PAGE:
Of course, by that argument the cycle will simply repeat and likely in ever shorter intervals as each “new” is quickly worn-down by the jaded consumers who have become accustomed to novelty as the measure of worth.

    I still believe that this is largely a facet of both the maturing user population and the slickly commercial nature of the large publishing houses. TSW and GW2 and SW:ToR all provided amazing vistas that awed the users when we first saw them. But that stops rather quickly. The game needs to be about more than pretty scenery or it stales before it has a chance to grab an audience.

    It’s much easier to sell “three new item tiers!” than it is to explain that you or your group will struggle for months to overcome this obstacle. Remove the challenge and you reduce the opportunities to form communal bonds. Make the game about me getting stuff and I stop caring about other people save their utility as tools to my end.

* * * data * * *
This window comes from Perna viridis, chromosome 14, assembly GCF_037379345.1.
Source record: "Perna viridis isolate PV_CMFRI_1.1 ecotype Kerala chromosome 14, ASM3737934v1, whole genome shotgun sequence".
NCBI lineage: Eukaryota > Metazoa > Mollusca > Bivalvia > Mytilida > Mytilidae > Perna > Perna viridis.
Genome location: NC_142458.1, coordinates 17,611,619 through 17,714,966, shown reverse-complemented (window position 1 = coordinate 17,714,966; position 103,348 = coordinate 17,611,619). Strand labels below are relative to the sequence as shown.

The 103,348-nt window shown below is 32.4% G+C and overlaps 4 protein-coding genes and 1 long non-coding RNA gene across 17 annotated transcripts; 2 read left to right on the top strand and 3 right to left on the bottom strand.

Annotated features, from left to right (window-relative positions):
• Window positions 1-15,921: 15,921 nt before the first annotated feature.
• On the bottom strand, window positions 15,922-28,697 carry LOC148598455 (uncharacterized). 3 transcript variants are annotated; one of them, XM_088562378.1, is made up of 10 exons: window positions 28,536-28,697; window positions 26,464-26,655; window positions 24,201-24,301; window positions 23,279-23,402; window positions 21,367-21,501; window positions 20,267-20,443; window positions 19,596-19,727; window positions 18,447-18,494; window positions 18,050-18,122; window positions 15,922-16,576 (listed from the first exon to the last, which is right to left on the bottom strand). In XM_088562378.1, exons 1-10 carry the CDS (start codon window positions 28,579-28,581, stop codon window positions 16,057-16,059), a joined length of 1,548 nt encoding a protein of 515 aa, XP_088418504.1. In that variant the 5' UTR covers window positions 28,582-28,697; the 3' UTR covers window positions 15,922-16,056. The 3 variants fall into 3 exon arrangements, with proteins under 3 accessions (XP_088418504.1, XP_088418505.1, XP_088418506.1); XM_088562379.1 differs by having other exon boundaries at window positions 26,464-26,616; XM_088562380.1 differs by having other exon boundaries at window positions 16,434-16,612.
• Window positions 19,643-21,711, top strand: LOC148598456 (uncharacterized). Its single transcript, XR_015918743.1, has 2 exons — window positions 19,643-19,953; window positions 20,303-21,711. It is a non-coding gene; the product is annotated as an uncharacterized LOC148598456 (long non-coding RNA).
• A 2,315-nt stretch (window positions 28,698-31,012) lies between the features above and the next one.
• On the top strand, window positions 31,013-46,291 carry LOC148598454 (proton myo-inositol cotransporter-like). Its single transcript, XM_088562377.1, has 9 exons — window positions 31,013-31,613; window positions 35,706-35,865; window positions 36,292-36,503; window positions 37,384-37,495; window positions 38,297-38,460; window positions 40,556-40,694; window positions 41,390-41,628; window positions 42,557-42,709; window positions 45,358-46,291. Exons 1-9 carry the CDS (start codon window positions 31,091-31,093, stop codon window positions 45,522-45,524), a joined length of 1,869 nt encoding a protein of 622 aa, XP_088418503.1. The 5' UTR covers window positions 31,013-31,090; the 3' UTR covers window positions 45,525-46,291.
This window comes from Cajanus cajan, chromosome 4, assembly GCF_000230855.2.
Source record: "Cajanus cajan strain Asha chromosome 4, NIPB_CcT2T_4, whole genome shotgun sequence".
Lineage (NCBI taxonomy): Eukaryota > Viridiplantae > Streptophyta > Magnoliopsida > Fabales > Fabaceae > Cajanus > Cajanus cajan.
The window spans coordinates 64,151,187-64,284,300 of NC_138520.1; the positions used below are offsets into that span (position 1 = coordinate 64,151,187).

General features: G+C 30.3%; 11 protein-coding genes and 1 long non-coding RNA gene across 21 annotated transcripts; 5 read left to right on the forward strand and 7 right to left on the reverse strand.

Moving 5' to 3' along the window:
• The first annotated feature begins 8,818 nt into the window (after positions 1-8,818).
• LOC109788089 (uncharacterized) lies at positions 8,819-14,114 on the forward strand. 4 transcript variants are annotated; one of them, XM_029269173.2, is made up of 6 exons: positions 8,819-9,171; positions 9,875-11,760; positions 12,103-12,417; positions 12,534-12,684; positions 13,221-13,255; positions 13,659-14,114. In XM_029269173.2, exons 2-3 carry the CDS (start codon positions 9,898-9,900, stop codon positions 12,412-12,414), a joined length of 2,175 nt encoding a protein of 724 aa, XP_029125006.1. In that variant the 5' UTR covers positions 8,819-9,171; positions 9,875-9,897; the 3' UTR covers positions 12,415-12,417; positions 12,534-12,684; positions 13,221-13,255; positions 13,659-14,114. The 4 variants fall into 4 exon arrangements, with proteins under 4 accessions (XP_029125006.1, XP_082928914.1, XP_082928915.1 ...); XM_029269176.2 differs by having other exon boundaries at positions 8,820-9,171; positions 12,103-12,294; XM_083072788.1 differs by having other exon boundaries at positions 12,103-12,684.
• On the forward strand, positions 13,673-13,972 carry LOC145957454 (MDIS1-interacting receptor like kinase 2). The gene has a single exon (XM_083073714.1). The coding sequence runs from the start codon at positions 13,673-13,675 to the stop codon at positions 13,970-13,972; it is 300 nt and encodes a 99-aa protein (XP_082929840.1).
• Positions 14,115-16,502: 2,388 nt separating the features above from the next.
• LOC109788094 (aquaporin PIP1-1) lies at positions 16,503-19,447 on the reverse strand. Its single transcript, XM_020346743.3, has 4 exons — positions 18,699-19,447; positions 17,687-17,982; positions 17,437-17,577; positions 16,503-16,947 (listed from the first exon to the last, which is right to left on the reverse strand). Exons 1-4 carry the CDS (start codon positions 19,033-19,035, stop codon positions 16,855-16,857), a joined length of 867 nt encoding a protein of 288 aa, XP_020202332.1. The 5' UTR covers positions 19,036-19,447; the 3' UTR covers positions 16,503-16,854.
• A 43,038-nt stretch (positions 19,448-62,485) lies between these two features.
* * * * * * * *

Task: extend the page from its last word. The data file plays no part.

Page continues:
• May 15, 2013 11:02 am

      I agree with your cycle comment except for the “shorter intervals” part. I think the experience of awe is rare and wonderful enough that it’s hard to become acclimated to it. The shorter parts of the cycle are the “re-awe-ing” of each new game to come into the genre that awed you in the first place, like how for many how each subsequent MMO they play lasts a little less in their interest. To be fair, though, I really don’t know; this is only my 2nd or 3rd trip around the awe-wheel (RPGs, FPS, MMOs), and the cycle runs so long, it’s hard for me to measure. It’s certainly something to watch the next time around.

      I completely agree with the rest of your argument. Both older gamers and slicker (I’d call it sleazier) marketing has really changed the nature of the games, and you’re certainly right that it’s easier to sell better stuff in the same setting than something wholly new. Hopefully, though, someone will be willing to take the risk.

      Thanks for the comment!

  2. Joseph permalink
    May 6, 2013 9:54 am

    Even still. . .this has been the thing I have been trying to verbalize for as long as I have been reading your blog. It has been an itch I could not scratch. Finally you write what has been lurking in the back of my mind since you began discussing communities in MMOs. Thank you!

    • May 15, 2013 10:59 am

      You’re quite welcome. I’m glad it struck a chord with you!
      Thanks for the comment!

  3. Beshara permalink
    May 6, 2013 9:02 pm